Get your 1920s dancing shoes on! On January 1, a batch of classics has entered the public domain. Those who do not know what the public domain means, copyrighted works (books, movies, music, etc.) enter the United States’ public domain after 95 years. This meaning they are freely accessible for the public.
This also means that there could be different retellings of classic works, tales like Pride and Prejudice and Zombies. So it will be exciting to see what new creative interpretations people imagine. When they become available, readers will read them for free online on sites, like Project Gutenberg. It may not be on the website right away. Give it some time. It takes a while to transfer to text for online reading.
Here is a list of creative works published/released first in 1925. However, here is a list of some highlights that may catch your eye:
Mrs. Dalloway by Virginia Woolf
It is a short and challenging but it a good start for readers to make when being introduced to Virginia Woolf’s works and writing style.
In Our Time by Ernest Hemingway
Hemingway’s first collection of short stories has been described a catalog of suffering. The stories in this collection focus on the themes of alienation, loss, grief, separation…something that may be a particular favorite with readers of literary fiction.
The New Negro edited by Alain Locke
With stunning works by seminal black voices such as Zora Neale Hurston, Countee Cullen, and W.E.B. DuBois, Locke has constructed a vivid look at the new negro, the changing African American finding his place in the ever shifting sociocultural landscape that was 1920s America. With poetry, prose, and nonfiction essays, this collection is widely praised for its literary strength as well as its historical coverage of a monumental and fascinating time in the history of America.
An American Tragedy by Theodore Dreiser
The Secret if Chimneys by Agatha Christie
Little did Anthony Cade suspect that an errand for a friend would place him at the center of a deadly conspiracy. Drawn into a web of intrigue, he begins to realize that the simple favor has placed him in serious danger.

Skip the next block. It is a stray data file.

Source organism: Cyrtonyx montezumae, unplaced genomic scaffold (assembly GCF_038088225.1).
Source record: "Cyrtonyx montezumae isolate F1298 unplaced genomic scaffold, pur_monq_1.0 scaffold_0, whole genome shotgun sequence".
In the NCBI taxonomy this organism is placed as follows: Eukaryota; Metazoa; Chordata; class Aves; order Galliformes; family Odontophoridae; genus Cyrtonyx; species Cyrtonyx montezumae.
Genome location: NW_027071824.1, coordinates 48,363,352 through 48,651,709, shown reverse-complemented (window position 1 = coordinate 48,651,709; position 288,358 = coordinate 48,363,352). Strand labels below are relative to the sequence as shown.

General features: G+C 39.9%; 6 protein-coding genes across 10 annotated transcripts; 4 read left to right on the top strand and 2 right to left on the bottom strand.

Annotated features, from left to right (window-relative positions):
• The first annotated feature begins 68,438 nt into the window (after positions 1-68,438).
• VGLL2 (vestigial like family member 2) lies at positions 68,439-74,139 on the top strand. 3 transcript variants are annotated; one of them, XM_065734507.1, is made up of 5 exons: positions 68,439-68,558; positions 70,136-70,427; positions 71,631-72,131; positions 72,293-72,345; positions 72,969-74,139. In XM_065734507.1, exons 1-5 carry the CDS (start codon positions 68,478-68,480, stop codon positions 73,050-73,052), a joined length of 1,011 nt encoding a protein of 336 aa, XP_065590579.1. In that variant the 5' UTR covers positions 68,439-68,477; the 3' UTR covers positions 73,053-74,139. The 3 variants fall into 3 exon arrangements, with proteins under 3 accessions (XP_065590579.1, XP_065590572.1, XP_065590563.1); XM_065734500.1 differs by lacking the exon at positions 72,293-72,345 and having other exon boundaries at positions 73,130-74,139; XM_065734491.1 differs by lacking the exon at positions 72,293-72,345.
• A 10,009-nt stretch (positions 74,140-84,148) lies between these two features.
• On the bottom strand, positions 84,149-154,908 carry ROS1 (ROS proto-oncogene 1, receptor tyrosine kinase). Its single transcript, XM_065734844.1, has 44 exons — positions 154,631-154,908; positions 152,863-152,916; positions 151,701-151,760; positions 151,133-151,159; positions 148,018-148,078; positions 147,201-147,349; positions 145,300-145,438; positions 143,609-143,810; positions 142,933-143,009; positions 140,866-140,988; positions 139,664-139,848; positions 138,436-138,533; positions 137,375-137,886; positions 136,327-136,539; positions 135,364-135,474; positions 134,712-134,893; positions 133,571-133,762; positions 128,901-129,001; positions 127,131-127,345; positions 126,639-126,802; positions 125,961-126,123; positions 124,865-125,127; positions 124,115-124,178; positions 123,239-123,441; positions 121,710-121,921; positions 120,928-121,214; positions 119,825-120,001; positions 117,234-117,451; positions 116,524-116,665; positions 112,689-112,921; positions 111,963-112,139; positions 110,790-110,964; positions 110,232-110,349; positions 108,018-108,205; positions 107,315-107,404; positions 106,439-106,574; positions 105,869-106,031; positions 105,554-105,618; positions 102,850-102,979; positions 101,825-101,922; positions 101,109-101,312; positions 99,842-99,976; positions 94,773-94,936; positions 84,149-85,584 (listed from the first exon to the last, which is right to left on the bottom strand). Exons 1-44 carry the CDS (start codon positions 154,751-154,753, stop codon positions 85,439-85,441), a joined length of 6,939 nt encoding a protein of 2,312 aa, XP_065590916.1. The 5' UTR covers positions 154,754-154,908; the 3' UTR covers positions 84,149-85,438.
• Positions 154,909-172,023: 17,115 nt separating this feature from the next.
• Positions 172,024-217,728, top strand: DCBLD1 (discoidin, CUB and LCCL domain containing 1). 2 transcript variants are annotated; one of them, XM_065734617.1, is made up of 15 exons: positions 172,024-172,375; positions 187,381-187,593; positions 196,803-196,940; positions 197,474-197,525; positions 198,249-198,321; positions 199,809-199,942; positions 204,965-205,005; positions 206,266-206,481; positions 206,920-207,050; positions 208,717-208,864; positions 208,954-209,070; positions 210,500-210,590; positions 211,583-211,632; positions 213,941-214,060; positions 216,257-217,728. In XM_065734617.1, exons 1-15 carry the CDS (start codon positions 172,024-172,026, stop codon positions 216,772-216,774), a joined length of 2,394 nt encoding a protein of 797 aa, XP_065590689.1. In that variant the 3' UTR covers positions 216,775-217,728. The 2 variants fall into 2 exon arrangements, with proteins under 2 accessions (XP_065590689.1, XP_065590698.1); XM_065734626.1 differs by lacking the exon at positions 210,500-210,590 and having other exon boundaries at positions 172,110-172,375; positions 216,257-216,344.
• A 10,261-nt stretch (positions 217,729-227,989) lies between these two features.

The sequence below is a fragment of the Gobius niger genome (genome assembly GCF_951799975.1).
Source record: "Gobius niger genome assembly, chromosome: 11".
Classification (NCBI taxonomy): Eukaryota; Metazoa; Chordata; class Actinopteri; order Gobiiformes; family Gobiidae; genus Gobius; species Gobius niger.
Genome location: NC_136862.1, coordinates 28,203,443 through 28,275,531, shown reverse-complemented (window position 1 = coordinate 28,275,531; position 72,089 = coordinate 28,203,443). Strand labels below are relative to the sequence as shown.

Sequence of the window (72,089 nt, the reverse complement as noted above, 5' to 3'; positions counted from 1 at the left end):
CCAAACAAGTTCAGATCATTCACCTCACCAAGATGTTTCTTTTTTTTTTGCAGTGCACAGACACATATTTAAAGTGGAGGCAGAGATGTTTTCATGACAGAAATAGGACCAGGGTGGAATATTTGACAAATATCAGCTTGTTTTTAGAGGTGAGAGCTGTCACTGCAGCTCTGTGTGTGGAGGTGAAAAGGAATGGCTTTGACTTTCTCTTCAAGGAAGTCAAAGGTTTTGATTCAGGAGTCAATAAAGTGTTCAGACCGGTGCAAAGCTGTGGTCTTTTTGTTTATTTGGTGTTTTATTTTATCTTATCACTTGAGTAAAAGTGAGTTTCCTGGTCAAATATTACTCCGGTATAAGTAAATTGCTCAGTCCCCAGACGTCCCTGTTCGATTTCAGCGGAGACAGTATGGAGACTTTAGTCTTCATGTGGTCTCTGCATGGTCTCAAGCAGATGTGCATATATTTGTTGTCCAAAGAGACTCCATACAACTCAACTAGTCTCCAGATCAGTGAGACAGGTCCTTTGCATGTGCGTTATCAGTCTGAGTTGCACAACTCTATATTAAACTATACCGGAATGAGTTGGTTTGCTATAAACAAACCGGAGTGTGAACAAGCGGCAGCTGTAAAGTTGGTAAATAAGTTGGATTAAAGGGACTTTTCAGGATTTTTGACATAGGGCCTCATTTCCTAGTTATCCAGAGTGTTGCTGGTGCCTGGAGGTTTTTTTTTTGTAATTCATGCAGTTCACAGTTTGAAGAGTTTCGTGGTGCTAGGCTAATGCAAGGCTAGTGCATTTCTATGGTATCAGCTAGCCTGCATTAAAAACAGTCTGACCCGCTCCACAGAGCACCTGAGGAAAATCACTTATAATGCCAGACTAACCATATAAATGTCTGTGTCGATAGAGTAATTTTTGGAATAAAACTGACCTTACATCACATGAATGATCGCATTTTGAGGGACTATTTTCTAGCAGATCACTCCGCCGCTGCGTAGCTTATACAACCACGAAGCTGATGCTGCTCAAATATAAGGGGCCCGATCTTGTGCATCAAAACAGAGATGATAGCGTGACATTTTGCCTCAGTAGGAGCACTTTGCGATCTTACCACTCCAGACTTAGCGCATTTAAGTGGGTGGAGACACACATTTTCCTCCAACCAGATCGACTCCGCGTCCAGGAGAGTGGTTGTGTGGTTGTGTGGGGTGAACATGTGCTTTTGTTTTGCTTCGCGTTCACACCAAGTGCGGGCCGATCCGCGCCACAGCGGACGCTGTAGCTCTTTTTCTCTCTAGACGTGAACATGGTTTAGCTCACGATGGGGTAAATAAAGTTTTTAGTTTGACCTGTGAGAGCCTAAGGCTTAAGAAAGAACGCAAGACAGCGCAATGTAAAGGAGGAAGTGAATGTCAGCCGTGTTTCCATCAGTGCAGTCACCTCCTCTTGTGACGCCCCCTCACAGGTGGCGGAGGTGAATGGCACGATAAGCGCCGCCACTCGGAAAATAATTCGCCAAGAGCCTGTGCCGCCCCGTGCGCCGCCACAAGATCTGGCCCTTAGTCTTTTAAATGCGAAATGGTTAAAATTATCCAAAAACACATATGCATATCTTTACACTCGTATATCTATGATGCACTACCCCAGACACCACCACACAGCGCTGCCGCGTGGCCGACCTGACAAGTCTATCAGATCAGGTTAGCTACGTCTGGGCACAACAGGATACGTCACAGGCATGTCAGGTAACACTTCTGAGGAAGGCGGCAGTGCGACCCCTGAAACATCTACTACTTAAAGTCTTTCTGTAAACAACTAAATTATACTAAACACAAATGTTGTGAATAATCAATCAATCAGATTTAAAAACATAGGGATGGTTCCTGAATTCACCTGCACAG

As events unfold, the combined forces of Scotland Yard and the French Sûreté gradually converge on Chimneys, the great country estate that hides an amazing secret. . . . (Credit: William Morrow Paperbacks)
Arrowsmith by Sinclair Lewis
Arrowsmith, the most widely read of Sinclair Lewis’s novels, is the incisive portrait of a man passionately devoted to science. As a bright, curious boy in a small Midwestern town, Martin Arrowsmith spends his free time in old Doc Vickerson’s office avidly devouring medical texts. Destined to become a physician and a researcher, he discovers that societal forces of ignorance, greed, and corruption can be as life-threatening as the plague. (Credit: Signet Classics)
A Daughter of the Samurai by Etsu Inagaki Sugimoto
A Daughter of the Samurai tells the true story of a samurai’s daughter, brought up in the strict traditions of feudal Japan, who was sent to America to meet her future husband. An engrossing, haunting tale that gives us insight into an almost forgotten age. (Credit: University Press of the Pacific)
Those Barren Leaves by Aldous Huxley
Aldous Huxley spares no one in his ironic, piercing portrayal of a group gathered in an Italian palace by the socially ambitious and self-professed lover of art, Mrs. Aldwinkle. Here, Mrs. Aldwinkle yearns to recapture the glories of the Italian Renaissance, but her guests ultimately fail to fulfill her naive expectations. (Credit: Dalkey Archive Press)
The Painted Veil by W. Somerset Maugham
When her husband discovers her adulterous affair, he forces her to accompany him to the heart of a cholera epidemic. Stripped of the British society of her youth and the small but effective society she fought so hard to attain in Hong Kong, she is compelled by her awakening conscience to reassess her life and learn how to love. (Credit: Vintage)